In spite of these five problems, belief in the unity of science prevails. Our environmental agencies, divided along disciplinary and professional lines, are expected to coherently manage the whole environmental system. When environmental problems arise that fall between disciplines, research funds are allocated to fill the gap. In fact, however, we also learn across the disciplines in spite of the disunity of the sciences. There are three additional methods by which transdisciplinary knowledge arises: integrated assessment, heuristic models, and distributed learning networks. The five problems associated with our hope for the unity of the sciences reappear in somewhat different forms in each of the other approaches.
The approach of integrated assessment (IA) entails the development of a new professional field of experts trained to integrate the models of specific disciplines into a more comprehensive model. The premise of IA is that larger systems can be understood as being made up of subsystems that can be taken from the disciplines as closed, independent modules and then linked at their boundaries. Furthermore, the linkages between the models result in feedbacks on the models from one time period to the next. The original subsystem models, because they are largely coming from the disciplines, have been developed pretty much independently of each other and may run at different spatial and temporal scales. Both to get the modules to work together and because of data limitations, IA experts may have to modify the original models, build simpler models that incorporate critical elements, or provide an interlinking model that aggregates output across space and time. Integration requires that one or more critical outputs of each module must be inputs to one or more other modules. The flows between the modules must necessarily be quantitative in nature.
Integrated assessment faces the five challenges identified for the unity of science and is criticized for not addressing them adequately. Those trained in integrated assessment are accused of being insensitive to the cultural meanings of disciplinary concepts, ignoring gaps between the disciplines or filling them in on their own, ignoring the contradictions between knowledges, assembling mechanistic models while not paying sufficient attention to other models, etc. No doubt, all of these charges are true, but they are also inherent epistemological problems without clear solutions. IA practitioners are in an awkward position of taking material from and speaking for multiple disciplines while not really being inside of any of them. Those who object to IA, however, are typically blind to how they think knowledge can be assembled across the disciplines. The five challenges, however, can be better acknowledged and worked with more explicitly by IA practitioners. IA, on the other hand, crossbred with and evolved from cost-benefit analysis and environmental assessment. Thus, IA practitioners are typically closer to the policy process where clear, simple answers, unladen by philosophical sophistication, are being demanded.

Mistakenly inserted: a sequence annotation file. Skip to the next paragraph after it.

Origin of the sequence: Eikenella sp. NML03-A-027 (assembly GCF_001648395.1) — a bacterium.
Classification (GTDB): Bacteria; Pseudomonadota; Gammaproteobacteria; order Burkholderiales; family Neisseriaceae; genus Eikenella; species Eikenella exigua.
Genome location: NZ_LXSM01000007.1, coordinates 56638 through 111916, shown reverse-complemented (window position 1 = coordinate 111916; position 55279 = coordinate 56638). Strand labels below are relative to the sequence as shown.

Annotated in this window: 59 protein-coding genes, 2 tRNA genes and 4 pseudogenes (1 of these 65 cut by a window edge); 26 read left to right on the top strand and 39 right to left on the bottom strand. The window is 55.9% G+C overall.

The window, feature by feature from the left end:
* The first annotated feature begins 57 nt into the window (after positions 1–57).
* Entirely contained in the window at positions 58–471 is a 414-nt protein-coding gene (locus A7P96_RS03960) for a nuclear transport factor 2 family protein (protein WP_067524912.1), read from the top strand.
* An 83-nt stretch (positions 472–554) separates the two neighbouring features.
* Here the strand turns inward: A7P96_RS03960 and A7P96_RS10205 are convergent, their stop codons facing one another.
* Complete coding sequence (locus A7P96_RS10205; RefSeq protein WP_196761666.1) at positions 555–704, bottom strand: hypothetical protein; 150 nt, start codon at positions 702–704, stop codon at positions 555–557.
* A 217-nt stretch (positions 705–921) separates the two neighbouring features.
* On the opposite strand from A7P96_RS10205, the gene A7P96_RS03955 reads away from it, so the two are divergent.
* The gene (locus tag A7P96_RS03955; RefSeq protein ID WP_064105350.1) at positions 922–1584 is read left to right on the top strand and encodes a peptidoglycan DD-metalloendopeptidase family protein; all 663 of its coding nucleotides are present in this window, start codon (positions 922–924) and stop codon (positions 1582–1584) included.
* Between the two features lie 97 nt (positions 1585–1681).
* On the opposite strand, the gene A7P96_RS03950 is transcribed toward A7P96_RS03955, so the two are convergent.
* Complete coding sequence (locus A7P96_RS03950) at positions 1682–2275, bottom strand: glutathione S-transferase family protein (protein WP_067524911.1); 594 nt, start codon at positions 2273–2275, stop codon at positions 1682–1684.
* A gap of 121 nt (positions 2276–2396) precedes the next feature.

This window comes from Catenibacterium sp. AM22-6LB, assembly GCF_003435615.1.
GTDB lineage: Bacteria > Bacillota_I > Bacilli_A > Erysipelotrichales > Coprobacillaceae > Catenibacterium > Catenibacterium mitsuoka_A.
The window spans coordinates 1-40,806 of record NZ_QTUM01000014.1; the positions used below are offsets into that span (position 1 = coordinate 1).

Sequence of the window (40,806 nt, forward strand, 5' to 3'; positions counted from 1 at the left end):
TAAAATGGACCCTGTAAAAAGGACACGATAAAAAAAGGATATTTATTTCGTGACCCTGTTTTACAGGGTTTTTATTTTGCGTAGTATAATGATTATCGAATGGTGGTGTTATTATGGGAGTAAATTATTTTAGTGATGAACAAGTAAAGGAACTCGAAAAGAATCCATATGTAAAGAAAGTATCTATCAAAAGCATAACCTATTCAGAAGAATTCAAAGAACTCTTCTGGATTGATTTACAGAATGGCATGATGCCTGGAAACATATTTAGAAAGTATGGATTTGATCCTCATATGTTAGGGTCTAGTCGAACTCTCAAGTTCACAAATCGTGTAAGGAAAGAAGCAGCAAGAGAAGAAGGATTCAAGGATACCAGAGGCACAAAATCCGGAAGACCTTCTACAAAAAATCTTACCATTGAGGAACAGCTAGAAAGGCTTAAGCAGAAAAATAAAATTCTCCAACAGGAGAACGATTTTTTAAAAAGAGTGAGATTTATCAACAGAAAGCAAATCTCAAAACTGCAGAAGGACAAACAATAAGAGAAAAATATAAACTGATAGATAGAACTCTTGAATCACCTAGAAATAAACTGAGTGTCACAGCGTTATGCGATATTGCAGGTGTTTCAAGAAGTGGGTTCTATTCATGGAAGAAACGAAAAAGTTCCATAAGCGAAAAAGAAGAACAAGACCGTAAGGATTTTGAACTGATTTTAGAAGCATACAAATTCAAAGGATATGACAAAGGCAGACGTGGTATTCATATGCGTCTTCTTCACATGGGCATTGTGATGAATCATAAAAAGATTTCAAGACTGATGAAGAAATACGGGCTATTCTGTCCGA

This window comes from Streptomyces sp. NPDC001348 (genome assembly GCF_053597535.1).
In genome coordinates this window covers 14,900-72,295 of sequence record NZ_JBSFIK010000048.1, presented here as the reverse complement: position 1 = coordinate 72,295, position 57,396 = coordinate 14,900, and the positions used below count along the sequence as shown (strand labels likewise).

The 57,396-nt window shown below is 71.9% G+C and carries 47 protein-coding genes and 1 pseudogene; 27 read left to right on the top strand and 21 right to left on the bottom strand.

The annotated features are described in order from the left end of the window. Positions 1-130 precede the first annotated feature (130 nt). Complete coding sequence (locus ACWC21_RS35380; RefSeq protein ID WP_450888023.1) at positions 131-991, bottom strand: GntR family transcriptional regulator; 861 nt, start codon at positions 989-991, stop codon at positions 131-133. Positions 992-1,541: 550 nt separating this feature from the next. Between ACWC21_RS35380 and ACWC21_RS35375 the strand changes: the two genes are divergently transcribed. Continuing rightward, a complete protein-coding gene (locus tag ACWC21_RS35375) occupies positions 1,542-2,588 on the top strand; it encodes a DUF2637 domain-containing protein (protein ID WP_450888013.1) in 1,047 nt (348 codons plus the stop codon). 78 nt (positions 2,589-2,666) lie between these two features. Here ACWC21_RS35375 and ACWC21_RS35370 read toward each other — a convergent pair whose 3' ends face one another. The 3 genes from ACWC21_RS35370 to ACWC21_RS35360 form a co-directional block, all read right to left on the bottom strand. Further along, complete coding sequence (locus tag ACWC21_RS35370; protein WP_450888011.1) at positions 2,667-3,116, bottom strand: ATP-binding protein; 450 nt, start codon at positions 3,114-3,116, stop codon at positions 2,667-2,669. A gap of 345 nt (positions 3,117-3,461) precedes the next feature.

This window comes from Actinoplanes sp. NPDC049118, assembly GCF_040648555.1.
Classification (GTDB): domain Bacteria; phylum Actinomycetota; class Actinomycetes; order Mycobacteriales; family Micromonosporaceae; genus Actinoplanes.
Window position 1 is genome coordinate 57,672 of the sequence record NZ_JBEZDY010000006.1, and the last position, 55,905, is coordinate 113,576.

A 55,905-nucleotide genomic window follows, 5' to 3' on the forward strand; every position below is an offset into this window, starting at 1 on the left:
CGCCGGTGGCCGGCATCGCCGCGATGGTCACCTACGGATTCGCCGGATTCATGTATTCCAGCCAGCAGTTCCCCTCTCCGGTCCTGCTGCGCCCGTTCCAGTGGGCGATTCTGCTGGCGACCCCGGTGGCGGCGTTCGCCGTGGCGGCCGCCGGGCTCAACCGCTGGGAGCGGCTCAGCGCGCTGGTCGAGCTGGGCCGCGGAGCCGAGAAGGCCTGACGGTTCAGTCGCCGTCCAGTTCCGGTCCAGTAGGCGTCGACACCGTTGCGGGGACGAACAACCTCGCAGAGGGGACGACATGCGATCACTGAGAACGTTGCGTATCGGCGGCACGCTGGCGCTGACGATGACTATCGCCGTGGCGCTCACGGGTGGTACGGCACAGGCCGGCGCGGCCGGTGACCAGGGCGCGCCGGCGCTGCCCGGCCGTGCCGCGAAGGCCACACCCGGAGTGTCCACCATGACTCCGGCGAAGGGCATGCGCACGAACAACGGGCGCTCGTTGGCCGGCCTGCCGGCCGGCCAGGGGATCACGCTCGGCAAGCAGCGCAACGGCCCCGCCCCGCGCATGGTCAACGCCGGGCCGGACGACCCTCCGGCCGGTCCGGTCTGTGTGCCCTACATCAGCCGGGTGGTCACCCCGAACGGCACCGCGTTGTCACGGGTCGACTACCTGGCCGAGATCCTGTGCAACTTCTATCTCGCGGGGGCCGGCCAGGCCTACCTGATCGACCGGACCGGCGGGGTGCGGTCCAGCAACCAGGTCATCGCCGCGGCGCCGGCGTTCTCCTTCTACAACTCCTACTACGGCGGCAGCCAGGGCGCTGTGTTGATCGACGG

We tend to think of whole systems models as building up from models of subsystems. Ecologists have tried to construct ecosystem models, for example, by building up from simple, two species, predator-prey models. We forget, however, that predator-prey models do not contain the knowledge of organismal biologists, microbiologists, chemists, and physicists. Similarly, models of interacting ecological and economic systems do not have to build up from all of the details known to economists and ecologists. Rather, those interrelations that are critical to the question being asked can be built into a simple, exploratory (heuristic) model. The Nordhaus model of climate change, for example, combines critical interactions between the economic, atmospheric, and marine systems in a mere 13 equations. This model has been both very effective at influencing policy and the subject of much criticism because it is very easy to use and very easy to see why it is a little too simple. It has, however, helped focus attention on the choice of interest rate and how benefits and costs are distributed, details that are far more difficult to see and untangle in most integrated assessment models of climate change.
Distributed Learning Networks
Scientists have coped with the disunity of science from the beginning. We argue in this section that a key approach to coping has been through a process of distributed learning among scientists using different approaches working in different fields. In some sense, this is a “flip side” of why the unity of science has failed us. Yet, if we can rationalize and improve upon the social processes we have used to cope with disunity, science may be able to better approach transdisciplinary understanding. An example is illustrative: